A couple months ago, I wrote a post about performative allyship as it relates to storytime—specifically, my own storytimes. I conducted a diversity audit of the books I used during storytimes at my branch and realized that I was failing as an ally and social justice advocate. I decided to make a change and resolved “to read at least one book featuring characters of color or another marginalized identity in every storytime I lead.”
A year ago, I left my AmeriCorps position at an inclusive preschool and child development center for my first true librarian gig. My time with AmeriCorps was one of the most rewarding, confusing, challenging, and life-changing years in my life. For a moment, I thought I would ditch librarianship altogether to become a preschool teacher. Instead, my experiences kindled the special passion I have for early literacy in my library work.
Even though I broke my suitcase and got lost way more times than I’d like to admit, I made it safely back to Eugene! Last weekend was full of so many surprises—including some hard truths. Rather than delve too deeply into it all, I’m going to suggest that you take a look at my and other contributors’ guest posts on the ALSC Blog. There was so much coverage of the conference that you’ll almost feel like you were there.
Greetings from Chicago! This is the second time I’ve visited the Windy City for one of the American Library Association’s conferences and I’m really excited because this is the first time I’ve attended as a bonafide librarian. Huzzah! I’m also on two committees this year: the 2017-2018 Rainbow Book List Committee and the 2017-2019 Notable Children’s Digital Media Committee. And, if that weren’t enough to keep me busy, I’ve also volunteered to document my conference experience over at the ALSC Blog. Be sure to pop on over there if you’re feeling #alaleftbehind.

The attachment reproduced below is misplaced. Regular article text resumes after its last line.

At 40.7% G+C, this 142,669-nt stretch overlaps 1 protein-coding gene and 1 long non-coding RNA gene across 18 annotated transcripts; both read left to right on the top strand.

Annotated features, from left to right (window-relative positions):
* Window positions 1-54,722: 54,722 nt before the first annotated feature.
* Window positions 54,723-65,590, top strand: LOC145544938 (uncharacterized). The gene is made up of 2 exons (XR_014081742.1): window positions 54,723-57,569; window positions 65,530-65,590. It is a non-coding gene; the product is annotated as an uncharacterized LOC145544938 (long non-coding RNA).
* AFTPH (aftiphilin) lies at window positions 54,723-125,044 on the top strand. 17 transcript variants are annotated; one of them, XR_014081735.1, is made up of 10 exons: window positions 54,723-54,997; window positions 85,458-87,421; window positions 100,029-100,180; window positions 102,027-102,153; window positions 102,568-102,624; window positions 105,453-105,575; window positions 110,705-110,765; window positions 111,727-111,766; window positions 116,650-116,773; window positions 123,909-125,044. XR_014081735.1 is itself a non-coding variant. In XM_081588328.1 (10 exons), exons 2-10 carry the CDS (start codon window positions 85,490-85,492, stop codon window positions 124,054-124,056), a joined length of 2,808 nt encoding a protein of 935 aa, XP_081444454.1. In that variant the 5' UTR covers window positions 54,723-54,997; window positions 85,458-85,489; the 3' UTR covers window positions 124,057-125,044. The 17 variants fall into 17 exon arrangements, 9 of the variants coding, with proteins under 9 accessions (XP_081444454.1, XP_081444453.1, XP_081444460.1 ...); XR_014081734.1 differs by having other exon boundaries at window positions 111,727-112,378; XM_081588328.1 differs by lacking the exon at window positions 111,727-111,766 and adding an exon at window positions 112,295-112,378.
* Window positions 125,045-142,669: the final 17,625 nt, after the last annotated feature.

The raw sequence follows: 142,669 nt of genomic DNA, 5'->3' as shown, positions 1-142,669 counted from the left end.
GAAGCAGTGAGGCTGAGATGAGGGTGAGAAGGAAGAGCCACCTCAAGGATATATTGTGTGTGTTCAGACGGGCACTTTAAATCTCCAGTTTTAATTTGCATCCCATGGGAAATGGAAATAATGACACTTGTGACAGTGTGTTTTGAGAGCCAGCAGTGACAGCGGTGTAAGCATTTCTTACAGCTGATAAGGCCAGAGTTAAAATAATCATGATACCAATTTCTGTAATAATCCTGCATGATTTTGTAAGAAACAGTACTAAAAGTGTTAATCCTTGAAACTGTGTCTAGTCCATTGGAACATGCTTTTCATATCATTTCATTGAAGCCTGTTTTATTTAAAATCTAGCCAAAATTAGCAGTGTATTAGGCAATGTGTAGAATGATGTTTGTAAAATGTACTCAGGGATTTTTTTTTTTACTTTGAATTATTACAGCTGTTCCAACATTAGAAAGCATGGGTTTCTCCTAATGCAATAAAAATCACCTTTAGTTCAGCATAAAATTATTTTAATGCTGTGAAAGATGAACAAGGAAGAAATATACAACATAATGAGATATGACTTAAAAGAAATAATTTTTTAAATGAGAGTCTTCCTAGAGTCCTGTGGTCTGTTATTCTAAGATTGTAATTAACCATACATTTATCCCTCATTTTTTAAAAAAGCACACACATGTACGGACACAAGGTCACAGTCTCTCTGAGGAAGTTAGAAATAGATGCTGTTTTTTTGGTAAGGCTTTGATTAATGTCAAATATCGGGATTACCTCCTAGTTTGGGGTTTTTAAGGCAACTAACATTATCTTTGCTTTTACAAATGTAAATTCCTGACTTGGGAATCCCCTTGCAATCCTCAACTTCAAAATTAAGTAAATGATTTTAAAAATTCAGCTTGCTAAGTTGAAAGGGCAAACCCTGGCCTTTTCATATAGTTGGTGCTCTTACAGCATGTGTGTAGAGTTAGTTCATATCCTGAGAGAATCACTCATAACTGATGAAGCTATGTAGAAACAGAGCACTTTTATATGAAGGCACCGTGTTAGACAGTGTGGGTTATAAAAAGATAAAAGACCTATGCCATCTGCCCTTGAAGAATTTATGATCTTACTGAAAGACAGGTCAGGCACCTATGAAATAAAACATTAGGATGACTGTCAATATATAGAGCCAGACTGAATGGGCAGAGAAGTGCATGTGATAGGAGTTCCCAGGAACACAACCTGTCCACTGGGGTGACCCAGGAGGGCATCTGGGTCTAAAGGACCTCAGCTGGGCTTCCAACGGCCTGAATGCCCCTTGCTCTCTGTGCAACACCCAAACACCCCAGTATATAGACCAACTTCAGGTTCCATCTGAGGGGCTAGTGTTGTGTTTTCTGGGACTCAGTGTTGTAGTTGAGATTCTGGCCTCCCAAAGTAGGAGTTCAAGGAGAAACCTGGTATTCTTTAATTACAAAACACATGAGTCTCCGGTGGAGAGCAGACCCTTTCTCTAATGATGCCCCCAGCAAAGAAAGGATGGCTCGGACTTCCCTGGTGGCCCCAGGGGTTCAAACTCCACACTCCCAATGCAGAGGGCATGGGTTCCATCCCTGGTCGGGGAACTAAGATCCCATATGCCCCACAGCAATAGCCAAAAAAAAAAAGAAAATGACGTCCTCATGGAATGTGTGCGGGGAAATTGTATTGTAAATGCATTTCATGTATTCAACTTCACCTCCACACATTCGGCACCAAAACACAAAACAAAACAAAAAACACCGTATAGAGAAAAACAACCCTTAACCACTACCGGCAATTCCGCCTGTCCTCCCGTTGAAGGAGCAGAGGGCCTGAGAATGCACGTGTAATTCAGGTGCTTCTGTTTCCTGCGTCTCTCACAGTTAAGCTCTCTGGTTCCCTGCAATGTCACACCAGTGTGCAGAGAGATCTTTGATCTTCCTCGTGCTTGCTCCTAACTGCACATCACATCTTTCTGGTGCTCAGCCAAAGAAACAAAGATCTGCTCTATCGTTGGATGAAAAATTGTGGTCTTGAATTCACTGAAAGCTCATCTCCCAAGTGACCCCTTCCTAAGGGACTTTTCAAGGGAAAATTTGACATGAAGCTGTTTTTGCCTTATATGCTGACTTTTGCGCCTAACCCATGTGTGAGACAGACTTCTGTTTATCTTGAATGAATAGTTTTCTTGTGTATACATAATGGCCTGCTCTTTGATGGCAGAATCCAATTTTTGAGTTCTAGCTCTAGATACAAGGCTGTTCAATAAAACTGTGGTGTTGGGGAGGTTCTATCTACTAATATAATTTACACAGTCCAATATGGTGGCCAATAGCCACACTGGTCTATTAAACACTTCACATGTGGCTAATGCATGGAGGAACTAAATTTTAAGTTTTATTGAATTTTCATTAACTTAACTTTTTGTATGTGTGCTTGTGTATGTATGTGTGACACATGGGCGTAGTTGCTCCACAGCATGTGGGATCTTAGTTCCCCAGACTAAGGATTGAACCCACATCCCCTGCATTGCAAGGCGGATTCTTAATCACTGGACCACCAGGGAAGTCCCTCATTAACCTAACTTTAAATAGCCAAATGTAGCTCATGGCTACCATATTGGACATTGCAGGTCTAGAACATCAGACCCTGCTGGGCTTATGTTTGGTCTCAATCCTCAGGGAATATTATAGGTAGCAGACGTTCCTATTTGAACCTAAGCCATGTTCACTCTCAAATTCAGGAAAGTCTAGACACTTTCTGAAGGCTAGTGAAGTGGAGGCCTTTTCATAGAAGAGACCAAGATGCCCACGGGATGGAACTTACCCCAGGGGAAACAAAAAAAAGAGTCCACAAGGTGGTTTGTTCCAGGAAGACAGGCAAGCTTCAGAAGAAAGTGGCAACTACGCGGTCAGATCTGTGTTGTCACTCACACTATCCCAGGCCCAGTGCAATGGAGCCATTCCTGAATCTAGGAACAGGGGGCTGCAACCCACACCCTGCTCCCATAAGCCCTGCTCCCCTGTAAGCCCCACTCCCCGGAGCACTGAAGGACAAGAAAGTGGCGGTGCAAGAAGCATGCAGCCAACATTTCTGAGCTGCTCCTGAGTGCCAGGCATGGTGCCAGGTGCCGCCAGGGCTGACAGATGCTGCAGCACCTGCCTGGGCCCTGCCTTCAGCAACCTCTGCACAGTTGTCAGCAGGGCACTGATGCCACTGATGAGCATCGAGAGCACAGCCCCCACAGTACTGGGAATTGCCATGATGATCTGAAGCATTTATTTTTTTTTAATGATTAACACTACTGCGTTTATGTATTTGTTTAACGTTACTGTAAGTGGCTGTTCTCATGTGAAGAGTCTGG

As you should have heard by now—come on, even Cosmo is reporting on it—the current President’s proposed budget cuts include eliminating all funding for the Institute of Museum & Library Services (IMLS). I don’t need to tell you what this means. I don’t need to tell you that libraries aren’t dead. I don’t need to tell you to call your representative, or post on social media in resistance. YALSA is already doing that, along with ALSC and ALA. I am so proud to be a member of each of them.
By now, many of you will probably have read the WSJ article about school librarians. Correction: white male school librarians. You’ve probably also seen—and hopefully participated in—book Twitter’s rage about the deliberate erasure of female voices (not to mention voices of color). If so, good. If not, you have work to do.* I’m angry, too. Me, a cis white male, who has been called a “rock star,” “amazing,” or (my favorite) “brave” because I am male in a female-dominated profession. Yes, I’m privileged. But I’m still angry.
This is a post about “performative allyship,” a phrase that I’ve been hearing about a lot lately. You can read more about it here, or you could honestly just look it up on Twitter and see what all the people there have to say about it. As I understand it, performative allyship is a theatrical performance. It’s all show and no action. It’s saying you’re interested in a Black Lives Matter march on Facebook but not actually showing up. Or it’s saying Beyoncé deserved the Grammy instead of you but you still accept it.